Have any interesting history in your family?
madbadanddangerous · 06/10/2012 16:44
I just want to know if anyone has anything interesting. No one will probably post but oh well.
Here's mine: I have a great-uncle who was a spy for China during the war. However, most importantly, my grandmother, who was taken into a concentration camp aged 14, as she was a Polish Jew. She jumped out of the cattle trucks through a hole- she'd been destined for Auschwitz and almost certain death. Her parents were already dead. However, she later joined the French resitance and hid a British airman... my grandfather.
Anything interesting or unique about your family?
Onetwothreeoops · 06/10/2012 16:49
I've been researching my family for a few years now and can safely say I have nothing like your story to tell.
We have some fascinating characters but they led comparatively dull lives. During ww1 one of my ancestors went AWOL for a day and it gets a mention on his service record...
Lovely to hear others stories though!
SoMuchToBits · 06/10/2012 16:50
I found out that a 3rd cousin of mine murdered his wife then committed suicide.
fuzzpig · 06/10/2012 16:54
I'm apparently related to Humphrey Davy, who invented the Davy Lamp and made various other important contributions to science.
Nowt else. :)
RedBlanket · 06/10/2012 16:57
Nowhere as interesting as yours. My dad's dad had two brothers who were each married to my dads mum's two sisters. My dad didn't know any of this till we looked up his family tree. It was v confusing.
lljkk · 06/10/2012 17:17
Blimey, the near miss on Auswitz etc.!
Sorry, can't come close to that.
Although family rumour is that an uncle worked as a spook for a while (1950s).
Supposedly GGG-grandfather was beaten & thrown down a well by his cruel tyrant Swiss Obermeister father; upon Obermeister's death GGGg & his mother flitted away in dark of night to America, renouncing family fortune. In USA GGGg became a messenger boy for Ulysseus S. Grant. Later GGGg amassed his own fortune as a successful businessman.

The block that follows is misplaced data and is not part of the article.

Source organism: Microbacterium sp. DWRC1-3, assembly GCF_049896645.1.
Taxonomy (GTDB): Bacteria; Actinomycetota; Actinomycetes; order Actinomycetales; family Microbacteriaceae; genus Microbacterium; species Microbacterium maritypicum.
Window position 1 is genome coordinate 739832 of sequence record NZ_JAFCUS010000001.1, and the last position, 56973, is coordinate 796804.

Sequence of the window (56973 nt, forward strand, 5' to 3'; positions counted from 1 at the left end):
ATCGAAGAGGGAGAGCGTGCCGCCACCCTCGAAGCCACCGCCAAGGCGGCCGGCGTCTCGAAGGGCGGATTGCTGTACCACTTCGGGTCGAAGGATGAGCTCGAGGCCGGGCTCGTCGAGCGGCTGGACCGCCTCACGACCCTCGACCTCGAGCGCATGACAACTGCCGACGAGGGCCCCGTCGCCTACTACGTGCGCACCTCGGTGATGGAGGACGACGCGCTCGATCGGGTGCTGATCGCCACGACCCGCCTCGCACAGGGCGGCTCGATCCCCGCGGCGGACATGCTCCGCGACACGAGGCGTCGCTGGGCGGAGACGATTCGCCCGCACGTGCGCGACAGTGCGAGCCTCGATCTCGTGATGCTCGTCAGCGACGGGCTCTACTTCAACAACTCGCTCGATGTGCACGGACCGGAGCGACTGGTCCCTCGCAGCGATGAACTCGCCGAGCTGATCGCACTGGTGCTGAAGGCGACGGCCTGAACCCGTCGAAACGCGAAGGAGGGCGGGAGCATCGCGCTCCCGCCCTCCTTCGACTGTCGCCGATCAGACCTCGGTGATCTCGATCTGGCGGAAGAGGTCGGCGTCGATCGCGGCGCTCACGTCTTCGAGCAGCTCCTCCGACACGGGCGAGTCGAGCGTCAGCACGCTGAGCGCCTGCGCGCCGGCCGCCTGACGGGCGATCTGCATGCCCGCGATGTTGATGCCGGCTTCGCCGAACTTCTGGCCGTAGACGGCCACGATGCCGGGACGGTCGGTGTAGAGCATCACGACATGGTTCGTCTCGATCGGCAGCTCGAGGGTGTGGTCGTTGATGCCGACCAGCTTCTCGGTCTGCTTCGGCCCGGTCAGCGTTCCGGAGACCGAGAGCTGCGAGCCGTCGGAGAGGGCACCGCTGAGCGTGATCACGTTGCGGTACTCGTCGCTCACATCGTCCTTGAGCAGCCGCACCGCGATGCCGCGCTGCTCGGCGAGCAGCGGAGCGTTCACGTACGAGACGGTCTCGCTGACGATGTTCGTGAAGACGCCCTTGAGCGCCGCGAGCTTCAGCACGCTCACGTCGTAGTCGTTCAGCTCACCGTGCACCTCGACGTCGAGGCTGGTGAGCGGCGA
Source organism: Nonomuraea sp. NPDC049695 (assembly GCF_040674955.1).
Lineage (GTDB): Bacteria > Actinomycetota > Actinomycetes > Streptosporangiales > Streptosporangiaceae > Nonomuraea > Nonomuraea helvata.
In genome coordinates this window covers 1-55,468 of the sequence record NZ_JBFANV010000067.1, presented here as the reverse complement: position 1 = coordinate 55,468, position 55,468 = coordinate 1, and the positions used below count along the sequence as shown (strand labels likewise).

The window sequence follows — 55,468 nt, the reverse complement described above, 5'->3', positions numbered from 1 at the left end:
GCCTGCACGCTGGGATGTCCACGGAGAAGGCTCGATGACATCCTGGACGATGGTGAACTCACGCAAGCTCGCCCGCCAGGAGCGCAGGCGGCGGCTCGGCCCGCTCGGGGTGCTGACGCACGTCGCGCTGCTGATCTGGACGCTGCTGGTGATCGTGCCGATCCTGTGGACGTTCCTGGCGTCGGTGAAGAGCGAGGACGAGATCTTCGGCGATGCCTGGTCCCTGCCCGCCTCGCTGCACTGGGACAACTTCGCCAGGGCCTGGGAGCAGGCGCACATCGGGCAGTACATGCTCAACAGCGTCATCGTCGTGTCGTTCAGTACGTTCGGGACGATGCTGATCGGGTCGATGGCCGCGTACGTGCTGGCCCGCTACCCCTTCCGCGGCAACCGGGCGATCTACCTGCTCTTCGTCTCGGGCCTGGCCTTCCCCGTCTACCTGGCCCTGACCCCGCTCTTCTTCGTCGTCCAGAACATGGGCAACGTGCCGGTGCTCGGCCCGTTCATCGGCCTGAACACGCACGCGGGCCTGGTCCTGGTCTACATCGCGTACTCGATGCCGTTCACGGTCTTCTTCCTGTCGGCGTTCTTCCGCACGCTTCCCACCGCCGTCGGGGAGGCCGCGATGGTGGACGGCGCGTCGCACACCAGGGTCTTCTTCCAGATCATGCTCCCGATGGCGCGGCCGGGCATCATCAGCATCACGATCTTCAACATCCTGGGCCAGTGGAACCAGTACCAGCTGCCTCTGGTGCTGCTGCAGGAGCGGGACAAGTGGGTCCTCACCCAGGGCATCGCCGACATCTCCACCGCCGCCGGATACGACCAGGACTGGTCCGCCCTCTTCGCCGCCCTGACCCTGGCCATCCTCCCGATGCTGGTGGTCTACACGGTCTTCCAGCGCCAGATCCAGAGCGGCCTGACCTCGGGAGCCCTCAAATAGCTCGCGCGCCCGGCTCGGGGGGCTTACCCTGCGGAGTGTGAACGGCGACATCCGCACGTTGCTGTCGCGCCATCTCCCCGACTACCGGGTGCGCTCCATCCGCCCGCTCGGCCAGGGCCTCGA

Now I've done enough research to discover most of that was tosh, but it's a nice story.
Lots of people who frittered considerable wealth away in my trees.
One of my Great-Aunts married into a staunch KKK family; decades later her sister (my Gran) had an important role in promoting racial integration within their church.
Another set of GGG-grandparents lost 4 children, age 3-11, to diptheria in the same week in about 1877. My GG-grandmother was a toddler & their only child to survive. (They had about 5 more kids, though).
I AM actually descended from the Mayflower Pilgrims, but that's kind of ordinary. If you believe some of the stuff online I could also trace back to Plantagenets, too (but don't believe any of it).
On DH's side there's a man, the eldest son, who got disowned by his Baptist family (not sure why, but completely written out of all family records down that side); & his son went on to be a very wealthy manufacturer.
madbadanddangerous · 06/10/2012 19:51
He murdered his wife? I'm so glad DH isn't reading this- don't want him to get ideas! lljikk yeah, most of our family stories are tosh. Thankfully we've managed to find that some of the most exciting (and sad-like with my grandmother) were real. We found out a relative (GGG-cousin) had gone off to America and took part in the gold rush- before being murdered by a jealous mine owner. Real? As if. A fun story, but not real, not at all.
Pagwatch · 06/10/2012 19:59
My grandfather was born to a young woman in a poor house in Ireland. He was brought up by the caretaker and his wife. There are no records of who she was or who his father was so my family tree stops there.
He fell in love with the eldest daughter of a wealthy man who owned many of the businesses in the local town.
They married and she was disowned.
She died when my mother was about ten.
The estranged grandfather never acknowledged his grandchildren including my mother and they grew up in truly hideous poverty. She met him once and he asked if she was eating and gave her some coppers.